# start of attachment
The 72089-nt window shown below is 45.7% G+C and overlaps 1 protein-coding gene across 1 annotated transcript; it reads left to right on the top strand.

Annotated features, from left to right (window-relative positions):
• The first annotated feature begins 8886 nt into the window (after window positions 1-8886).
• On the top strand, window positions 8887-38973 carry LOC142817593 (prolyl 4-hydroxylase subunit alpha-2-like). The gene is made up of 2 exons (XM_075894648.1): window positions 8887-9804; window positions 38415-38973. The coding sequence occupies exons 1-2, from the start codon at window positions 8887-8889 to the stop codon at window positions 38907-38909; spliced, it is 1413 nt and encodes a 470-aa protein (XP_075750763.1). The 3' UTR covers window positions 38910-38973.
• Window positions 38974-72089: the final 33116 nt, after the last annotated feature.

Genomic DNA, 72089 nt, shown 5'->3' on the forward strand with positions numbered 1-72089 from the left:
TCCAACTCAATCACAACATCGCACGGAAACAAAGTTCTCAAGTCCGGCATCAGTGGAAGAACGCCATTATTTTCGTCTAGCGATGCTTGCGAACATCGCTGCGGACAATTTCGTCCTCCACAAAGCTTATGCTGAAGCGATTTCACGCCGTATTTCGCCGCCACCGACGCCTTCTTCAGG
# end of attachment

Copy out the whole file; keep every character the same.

The 72089-nt window shown below is 45.7% G+C and overlaps 1 protein-coding gene across 1 annotated transcript; it reads left to right on the top strand.

Annotated features, from left to right (window-relative positions):
• The first annotated feature begins 8886 nt into the window (after window positions 1-8886).
• On the top strand, window positions 8887-38973 carry LOC142817593 (prolyl 4-hydroxylase subunit alpha-2-like). The gene is made up of 2 exons (XM_075894648.1): window positions 8887-9804; window positions 38415-38973. The coding sequence occupies exons 1-2, from the start codon at window positions 8887-8889 to the stop codon at window positions 38907-38909; spliced, it is 1413 nt and encodes a 470-aa protein (XP_075750763.1). The 3' UTR covers window positions 38910-38973.
• Window positions 38974-72089: the final 33116 nt, after the last annotated feature.

Genomic DNA, 72089 nt, shown 5'->3' on the forward strand with positions numbered 1-72089 from the left:
TCCAACTCAATCACAACATCGCACGGAAACAAAGTTCTCAAGTCCGGCATCAGTGGAAGAACGCCATTATTTTCGTCTAGCGATGCTTGCGAACATCGCTGCGGACAATTTCGTCCTCCACAAAGCTTATGCTGAAGCGATTTCACGCCGTATTTCGCCGCCACCGACGCCTTCTTCAGG